Daniel du Preez looks for support during the Sharks' Currie Cup semi-final win over the Bulls. Photo: Gerhard Duraan/BackpagePix

DURBAN - It will be a case of once bitten twice shy for the Sharks when they host Western Province in a mouth-watering Currie Cup final at Kings Park on Saturday (4pm).

In a timeous wake-up call two weeks ago for the Durbanites, the Capetonians rudely halted the Sharks seemingly inexorable march to the final with a deserved victory that earned the visitors a home semi-final.

The reality jolt saw a re-energised Sharks team get back on track in last week’s semi-final where they convincingly beat a game Bulls side.

“We can’t forget what happened against Province,” Sharks backline coach Sean Everett said on Monday after the squad had put in a spirited training session.

“In the first half-hour of that game we were well and truly on top, and that is the positive we take from that performance, but we equally have to take on board how we stopped playing in the second half. There was a complete energy slump. Obviously the lesson is that you have to give it your all for 80 minutes. That is what finals are all about.”

The Sharks trained in heat on Monday they have not experienced since Super Rugby and there was no disguising the excitement that is unavoidable in Cup final week.

One player who is unfortunately out of the match is wing S’bu Nkosi, who dislocated his elbow in the semi-final.

That opens the door for a potential fairytale ending to Odwa Ndungane’s distinguished career at the Sharks.

Otherwise, no changes are expected in the squad and, like last week, the refrain from the coaching staff is to keep matters as “normal” as possible.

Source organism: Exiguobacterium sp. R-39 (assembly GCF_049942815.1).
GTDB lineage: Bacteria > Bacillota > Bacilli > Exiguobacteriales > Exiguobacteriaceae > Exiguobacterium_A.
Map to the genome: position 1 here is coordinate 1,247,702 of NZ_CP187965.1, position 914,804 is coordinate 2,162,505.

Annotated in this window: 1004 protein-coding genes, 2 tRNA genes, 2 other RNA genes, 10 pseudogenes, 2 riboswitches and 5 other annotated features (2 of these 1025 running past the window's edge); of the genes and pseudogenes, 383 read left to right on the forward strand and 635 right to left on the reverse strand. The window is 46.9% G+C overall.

“A Currie Cup final at home is what we coach and play for, but you also have to keep your feet on the ground and approach the final as you have any important game in the campaign,” Everett said.

“Our training schedule is exactly the same as it has been all season. There is some specific detail that we will consider but otherwise we will stick to what has worked for us.”

The Sharks have also “gone to school” on areas of their game that were not up to scratch in the semi-final.

“We gave away far too many penalties against the Bulls and we can’t repeat that," Everett said. "The guys need to hold back at times. It will make our job a lot easier on Saturday if we are disciplined. We also had a number of soft moments that kept the Bulls in the game. We will work hard this week on getting closer to the complete performance.”

As history has proven, finals often come down to the game management of the respective flyhalves and both teams have in-form players in this regard.

A fortnight ago, Robert du Preez jr took the Sharks to pieces in the second half to orchestrate Province’s victory, while the Sharks have Mr Cool, Curwin Bosch, at the helm.

“Curwin has repeatedly shown that he has the temperament for the big games,” Everett said. “A good example of that was his drop goal in the second half against the Bulls last week. It came at a vital time. We were under pressure and leading by just four points, and that drop goal took us to a seven-point cushion.”

It is not the first time this season that a Bosch drop goal out of the blue has delivered a sucker punch to the opposition. Having a player in your ranks who can snap over drop goals at important times is priceless, especially in a final.

“Curwin’s game management has come on really well this year,” Everett said. “We are very pleased at how his attacking skills have grown. He has always had a strong kicking game and now he is also asking questions of the defence with ball in hand. He is taking the ball to the gain line nicely.”

The Mercury

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